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Canadian Jewish Group Tussles with Government over Legal Status

October 25, 2002
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A Canadian group that raises money for emergency health relief in Israel is fighting to preserve its status as a registered charity.

The Montreal-based Canadian Magen David Adom, which has operated since 1976, launched a court action after the Canada Customs and Revenue Agency threatened in 2001 to revoke the group’s charitable status.

A federal court last month rejected the CCRA’s main argument for revoking the group’s charitable status, but accepted a second argument related to how the charity supervises funds handed over to Israel.

“The court ruled that we were correct in our proposal to revoke the charitable status, but did not agree with all of our reasons for doing so,” CCRA spokeswoman Colette Gentes-Hawn said.

Arthur Drache, a lawyer for Magen David Adom, said the CCRA imposed new requirements “out of a clear blue sky” and that it had not given the group sufficient time to comply before another letter arrived declaring that the group’s charitable status would be revoked.

The charity will not lose its status immediately because it intends to appeal the case to the Supreme Court. The court is expected to decide in mid-November whether to allow the appeal.

An independent Internet petition already has gathered thousands of signatures, said the group’s national executive director, Shirley Moscovitch.

Despite the setback to the charity, Jewish observers have welcomed the court’s dismissal of a key argument the CCRA has used to disqualify many Jewish charities over the past 10 years.

Despite the lack of a clear policy from the country’s Foreign Ministry, the customs agency has contended that Jewish charities operating beyond Israel’s pre-1967 borders, including the Old City and other annexed sections of Jerusalem, violate Canadian government policy and should be deregistered.

According to Drache, the CCRA had objected to the possibility that a Magen David Adom ambulance might cross the Green Line, as the pre-1967 border is known, when responding to an emergency call in a Jerusalem suburb.

“They had said it was against Canadian policy for Canadians to help in the building of any Israeli infrastructure beyond the Green Line, and they interpreted that to mean delivering any charitable service,” he said.

The CCRA has used this argument against “a couple of hundred charities,” some of which already have been deregistered or threatened with deregistration, he said.

Among the many Jewish organizations that have been denied charitable status are a school near the old Hadassah hospital in Jerusalem and an organization that puts handwritten prayers into cracks in the Western Wall, Drache said.

At the same time, Christian and Muslim charitable organizations have been allowed to work both sides of the line, Drache said.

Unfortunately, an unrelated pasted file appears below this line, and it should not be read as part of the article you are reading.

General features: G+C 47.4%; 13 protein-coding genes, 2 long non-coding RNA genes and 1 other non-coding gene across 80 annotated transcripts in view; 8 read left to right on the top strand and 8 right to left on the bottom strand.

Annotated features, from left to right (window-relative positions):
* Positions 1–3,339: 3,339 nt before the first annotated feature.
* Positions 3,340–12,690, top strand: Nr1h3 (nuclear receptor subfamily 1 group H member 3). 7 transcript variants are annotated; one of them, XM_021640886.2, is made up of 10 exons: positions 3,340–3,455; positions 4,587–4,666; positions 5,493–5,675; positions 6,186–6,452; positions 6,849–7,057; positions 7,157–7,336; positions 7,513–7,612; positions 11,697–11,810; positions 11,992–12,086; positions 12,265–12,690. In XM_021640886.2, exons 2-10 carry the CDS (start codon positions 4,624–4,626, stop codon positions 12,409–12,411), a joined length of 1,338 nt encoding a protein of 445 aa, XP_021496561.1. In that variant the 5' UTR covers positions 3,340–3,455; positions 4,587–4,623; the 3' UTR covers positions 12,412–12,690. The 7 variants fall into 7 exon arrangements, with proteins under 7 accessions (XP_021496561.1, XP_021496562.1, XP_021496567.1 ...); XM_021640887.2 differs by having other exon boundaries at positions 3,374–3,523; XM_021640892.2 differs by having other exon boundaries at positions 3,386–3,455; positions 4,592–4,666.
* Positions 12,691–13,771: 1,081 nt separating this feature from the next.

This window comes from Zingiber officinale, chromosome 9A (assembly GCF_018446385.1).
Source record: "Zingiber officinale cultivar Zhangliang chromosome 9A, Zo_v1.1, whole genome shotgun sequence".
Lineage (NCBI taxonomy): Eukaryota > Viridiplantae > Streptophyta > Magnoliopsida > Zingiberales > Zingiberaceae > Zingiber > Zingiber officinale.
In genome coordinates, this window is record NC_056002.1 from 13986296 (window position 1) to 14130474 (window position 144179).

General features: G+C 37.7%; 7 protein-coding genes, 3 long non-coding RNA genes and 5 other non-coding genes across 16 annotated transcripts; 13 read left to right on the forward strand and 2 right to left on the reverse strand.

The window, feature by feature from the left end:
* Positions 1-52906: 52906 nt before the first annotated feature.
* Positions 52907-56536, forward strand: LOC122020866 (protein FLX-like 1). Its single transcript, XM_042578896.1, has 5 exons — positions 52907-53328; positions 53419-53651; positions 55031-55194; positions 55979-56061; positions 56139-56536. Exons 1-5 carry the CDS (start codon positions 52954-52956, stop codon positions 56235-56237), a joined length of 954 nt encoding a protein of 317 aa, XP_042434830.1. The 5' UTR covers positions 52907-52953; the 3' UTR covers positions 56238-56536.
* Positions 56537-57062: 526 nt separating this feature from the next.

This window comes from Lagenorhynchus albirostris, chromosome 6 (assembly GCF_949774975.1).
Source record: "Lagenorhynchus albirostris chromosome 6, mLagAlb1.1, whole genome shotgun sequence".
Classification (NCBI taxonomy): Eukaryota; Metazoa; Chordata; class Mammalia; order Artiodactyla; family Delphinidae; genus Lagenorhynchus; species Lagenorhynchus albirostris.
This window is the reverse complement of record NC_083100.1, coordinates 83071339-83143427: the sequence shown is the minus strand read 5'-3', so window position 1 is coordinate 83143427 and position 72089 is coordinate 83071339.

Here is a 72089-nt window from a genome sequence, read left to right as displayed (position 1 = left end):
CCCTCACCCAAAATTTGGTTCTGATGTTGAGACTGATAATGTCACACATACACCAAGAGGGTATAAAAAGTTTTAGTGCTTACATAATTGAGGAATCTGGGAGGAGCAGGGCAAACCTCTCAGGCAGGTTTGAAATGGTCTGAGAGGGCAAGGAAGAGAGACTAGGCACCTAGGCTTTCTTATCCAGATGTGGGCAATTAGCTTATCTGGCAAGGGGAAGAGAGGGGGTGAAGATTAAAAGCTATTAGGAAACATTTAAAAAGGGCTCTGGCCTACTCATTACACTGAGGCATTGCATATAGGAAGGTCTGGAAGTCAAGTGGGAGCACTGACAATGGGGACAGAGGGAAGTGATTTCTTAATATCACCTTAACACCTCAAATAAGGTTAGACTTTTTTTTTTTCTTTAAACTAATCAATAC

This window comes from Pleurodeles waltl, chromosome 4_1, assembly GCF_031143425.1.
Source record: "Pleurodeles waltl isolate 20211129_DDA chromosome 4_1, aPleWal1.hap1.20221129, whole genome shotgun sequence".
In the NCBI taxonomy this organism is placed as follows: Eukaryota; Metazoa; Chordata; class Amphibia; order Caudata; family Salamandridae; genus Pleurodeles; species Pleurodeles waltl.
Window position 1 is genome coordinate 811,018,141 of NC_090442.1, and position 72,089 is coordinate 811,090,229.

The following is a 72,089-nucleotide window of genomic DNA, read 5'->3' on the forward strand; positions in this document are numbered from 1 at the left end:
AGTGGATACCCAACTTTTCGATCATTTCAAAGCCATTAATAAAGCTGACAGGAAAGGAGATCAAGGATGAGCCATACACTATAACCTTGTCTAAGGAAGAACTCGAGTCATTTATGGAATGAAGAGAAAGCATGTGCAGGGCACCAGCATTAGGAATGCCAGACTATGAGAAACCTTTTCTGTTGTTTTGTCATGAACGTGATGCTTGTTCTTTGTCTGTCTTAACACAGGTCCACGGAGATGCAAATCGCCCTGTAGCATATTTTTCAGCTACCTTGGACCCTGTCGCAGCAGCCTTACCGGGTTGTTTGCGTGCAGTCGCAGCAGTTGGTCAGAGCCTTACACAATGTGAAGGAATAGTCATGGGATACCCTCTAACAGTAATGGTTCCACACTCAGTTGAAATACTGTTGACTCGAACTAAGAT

In dismissing the CCRA’s Green Line rule, the court ruled that there was “no logic in the proposition that the provision of emergency medical assistance can be a charitable activity in downtown Tel Aviv but not in the” West Bank and Gaza Strip.

“In my view, there is in the charities directorate an anti-Israel bias,” Drache said. “I don’t think it’s official government policy, but some of the documents they put forward to the court suggest that among some people there, there is a strong anti-Israel bias.”

The CCRA declined to address the allegations of bias.

Jack Silverstone, executive vice president and general counsel for the Canadian Jewish Congress, acknowledged a sarcastic tone to some of the CCRA’s statements about Israel, but said he did not perceive overt bias.

“I can’t speculate on what’s driving their sarcasm,” he said.

But Frank Dimant, executive vice president of B’nai Brith Canada, said there was a clear bias in the fact that the government would not register Magen David Adom while recognizing the social wing of Hezbollah — as distinct from its military wing — as a legitimate charity.

Theoretically, he said, “Canadians can get a tax receipt for supporting an educational system that teaches hate and encourages suicide bombing, but you can’t have a Canadian-funded, tax-receipted ambulance coming to help the victims of that terror.”

Drache told the court that the Canada-Israel free trade agreement of 1995 covers the flow of goods on both sides of the Green Line, indicating no prohibition of activity in areas beyond the Green Line.

The CCRA began insisting last year that the Canadian Magen David Adom needed an “agency arrangement” to maintain closer supervision of how its funds are used in Israel. Among the group’s intended grounds for appeal is the argument that it was not given sufficient time to put a new arrangement into place.

The Canadian Jewish Congress is awaiting the outcome of the appeals process before beginning any lobbying activities on the Magen David Adom issue, but B’nai Brith already has contacted several government ministers.

“We’ve made our position amply clear,” Dimant said.

In an unrelated incident, customs agents recently seized a box of newsletters, entitled “In Moral Defense of Israel,” as they were entering the country. The agents claimed the material “may constitute obscenity or hate propaganda.”

After an uproar in the media, the material, which was published by the Ayn Rand Institute of California, was quietly released.

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